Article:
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I'm doing a presentation this week for Uni on the application of TDD and BDD. I'm trying to focus on types of code (such as algorithms, business logic or crud) and which methodology (if at any at all) would be most suited to testing that kind of code?

Any opinions or references / links would be most appreciated.

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Can you be more specific in your question? We don't really like doing people's homework for them. –  blueberryfields Feb 13 '12 at 17:29
    
I'm really not trying to get you to do my homework for me. This is for my part-time masters and I thought some users here would have some insight into the question I'm trying to explore and wouldn't mind me asking for their opinion. I'm trying to explore the notion that certain testing / development styles might be suited to different types of code. Does it make sense to develop CRUD screens without TDD/BDD but simply create integration tests afterwards? Would business logic code really suit being developed using a TDD style? –  Max Feb 13 '12 at 23:08
    
It may be that common consensus is that this a silly proposition and is it best practice to pick one development style and aim for 100% test coverage. I just wanted to gauge opinion and feedback. –  Max Feb 13 '12 at 23:13
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1 Answer

up vote 2 down vote accepted

I can certainly link you to a list of good BDD resources which I made.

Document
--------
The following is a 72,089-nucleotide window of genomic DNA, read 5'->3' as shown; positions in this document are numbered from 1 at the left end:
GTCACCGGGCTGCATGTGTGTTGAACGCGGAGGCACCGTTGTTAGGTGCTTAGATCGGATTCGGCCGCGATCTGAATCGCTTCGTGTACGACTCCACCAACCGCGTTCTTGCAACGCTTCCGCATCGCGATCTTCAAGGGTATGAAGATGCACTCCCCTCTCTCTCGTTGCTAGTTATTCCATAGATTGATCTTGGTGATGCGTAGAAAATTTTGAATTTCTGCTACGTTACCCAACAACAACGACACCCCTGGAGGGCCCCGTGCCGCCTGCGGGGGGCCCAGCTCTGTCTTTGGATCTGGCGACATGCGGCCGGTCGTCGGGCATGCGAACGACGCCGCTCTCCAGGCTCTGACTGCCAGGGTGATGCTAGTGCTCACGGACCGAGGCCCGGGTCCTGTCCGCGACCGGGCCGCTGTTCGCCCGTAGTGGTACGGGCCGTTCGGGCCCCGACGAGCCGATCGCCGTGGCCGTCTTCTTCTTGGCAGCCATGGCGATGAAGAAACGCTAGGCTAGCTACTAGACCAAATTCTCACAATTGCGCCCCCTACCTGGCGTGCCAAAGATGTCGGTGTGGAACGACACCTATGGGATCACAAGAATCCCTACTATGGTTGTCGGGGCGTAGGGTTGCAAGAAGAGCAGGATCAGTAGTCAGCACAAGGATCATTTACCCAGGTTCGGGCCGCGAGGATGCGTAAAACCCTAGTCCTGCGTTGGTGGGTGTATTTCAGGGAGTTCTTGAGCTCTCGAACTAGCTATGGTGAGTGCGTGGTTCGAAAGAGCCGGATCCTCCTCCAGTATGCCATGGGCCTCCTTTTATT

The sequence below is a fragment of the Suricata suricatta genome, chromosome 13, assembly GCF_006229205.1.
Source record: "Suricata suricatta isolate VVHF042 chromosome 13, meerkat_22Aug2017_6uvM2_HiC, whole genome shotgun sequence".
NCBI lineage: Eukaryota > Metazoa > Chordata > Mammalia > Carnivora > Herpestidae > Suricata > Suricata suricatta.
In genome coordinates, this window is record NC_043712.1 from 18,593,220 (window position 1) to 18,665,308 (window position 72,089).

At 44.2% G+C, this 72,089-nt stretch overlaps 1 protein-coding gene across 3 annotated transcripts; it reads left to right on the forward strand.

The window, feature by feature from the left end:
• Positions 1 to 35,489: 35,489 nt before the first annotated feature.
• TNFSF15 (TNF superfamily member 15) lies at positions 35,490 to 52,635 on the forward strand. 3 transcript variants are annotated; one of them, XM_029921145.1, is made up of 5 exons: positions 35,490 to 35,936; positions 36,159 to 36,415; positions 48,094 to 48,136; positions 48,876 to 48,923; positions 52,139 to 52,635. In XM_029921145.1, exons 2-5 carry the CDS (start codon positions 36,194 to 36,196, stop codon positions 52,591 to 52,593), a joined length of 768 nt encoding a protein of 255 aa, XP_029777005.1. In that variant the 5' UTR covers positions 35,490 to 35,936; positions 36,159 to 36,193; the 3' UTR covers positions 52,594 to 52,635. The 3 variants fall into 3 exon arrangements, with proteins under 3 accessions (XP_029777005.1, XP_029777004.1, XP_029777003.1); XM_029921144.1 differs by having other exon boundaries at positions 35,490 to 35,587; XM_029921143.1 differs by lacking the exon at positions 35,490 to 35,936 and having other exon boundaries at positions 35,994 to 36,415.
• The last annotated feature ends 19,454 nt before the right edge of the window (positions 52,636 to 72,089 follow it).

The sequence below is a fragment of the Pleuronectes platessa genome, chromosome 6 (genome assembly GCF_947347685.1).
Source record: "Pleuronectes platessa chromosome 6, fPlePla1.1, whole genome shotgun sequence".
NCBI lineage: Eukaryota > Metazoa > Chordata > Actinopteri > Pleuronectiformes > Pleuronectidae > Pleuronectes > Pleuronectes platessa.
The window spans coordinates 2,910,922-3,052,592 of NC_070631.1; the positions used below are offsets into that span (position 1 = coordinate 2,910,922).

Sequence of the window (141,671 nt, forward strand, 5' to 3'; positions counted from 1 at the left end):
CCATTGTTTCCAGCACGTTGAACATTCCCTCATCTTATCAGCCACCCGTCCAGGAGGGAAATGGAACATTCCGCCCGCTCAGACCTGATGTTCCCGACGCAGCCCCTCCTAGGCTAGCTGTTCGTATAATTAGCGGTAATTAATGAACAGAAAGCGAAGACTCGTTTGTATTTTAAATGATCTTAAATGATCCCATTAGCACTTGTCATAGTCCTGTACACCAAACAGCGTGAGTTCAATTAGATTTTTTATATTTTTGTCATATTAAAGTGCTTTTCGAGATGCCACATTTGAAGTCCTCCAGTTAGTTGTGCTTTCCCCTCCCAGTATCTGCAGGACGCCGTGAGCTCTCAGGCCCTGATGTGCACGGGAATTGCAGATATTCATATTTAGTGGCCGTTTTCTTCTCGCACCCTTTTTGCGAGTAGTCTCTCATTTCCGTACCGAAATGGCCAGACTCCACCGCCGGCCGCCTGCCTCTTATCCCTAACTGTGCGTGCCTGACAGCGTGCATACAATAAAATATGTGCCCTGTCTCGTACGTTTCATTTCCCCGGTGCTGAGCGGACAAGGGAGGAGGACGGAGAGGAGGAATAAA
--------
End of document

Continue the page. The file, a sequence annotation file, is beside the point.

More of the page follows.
BDD these days is mostly used at an application level, rather than for units of code, but it did start out that way and many people who use it for unit-level testing describe it as "TDD done well". To get a good idea of how to use it this way, I recommend Dan North's "Introducing BDD".

You could also look at Kent Beck's "TDD by Example" and Martin Fowler's "Refactoring" for a good understanding of TDD.

Really, though, neither of them are about testing. TDD and BDD are both about exploring, questioning and discovering things about code. They're really focused on learning, rather than testing. You do happen to get tests and living documentation as a side-effect, and that's very useful, but if you think of it as a test it might be tricky - as Dan's article will show.

As a side-effect, TDD / BDD is pretty good for testing algorithms and business logic. You'd probably want more of an integration test for CRUD, but you can use all the same tools.

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Thank you for taking the time to write such a detailed answer. I will definitely look into these resources. Even though TDD and BDD are much more than simply ways of testing code, perhaps I can still answer a similar question in my presentation such as which types of code would really benefit from exploration, questioning and discovery in a TDD or BDD style. Is there any merit in exploring this as a question? It's not too late to change my presentation topic! –  Max Feb 13 '12 at 23:00
    
It's an excellent question! May I point you to another blog post that will also help? - dannorth.net/2010/08/30/introducing-deliberate-discovery - and my quick answer: anything you've never done before. –  Lunivore Feb 14 '12 at 9:37
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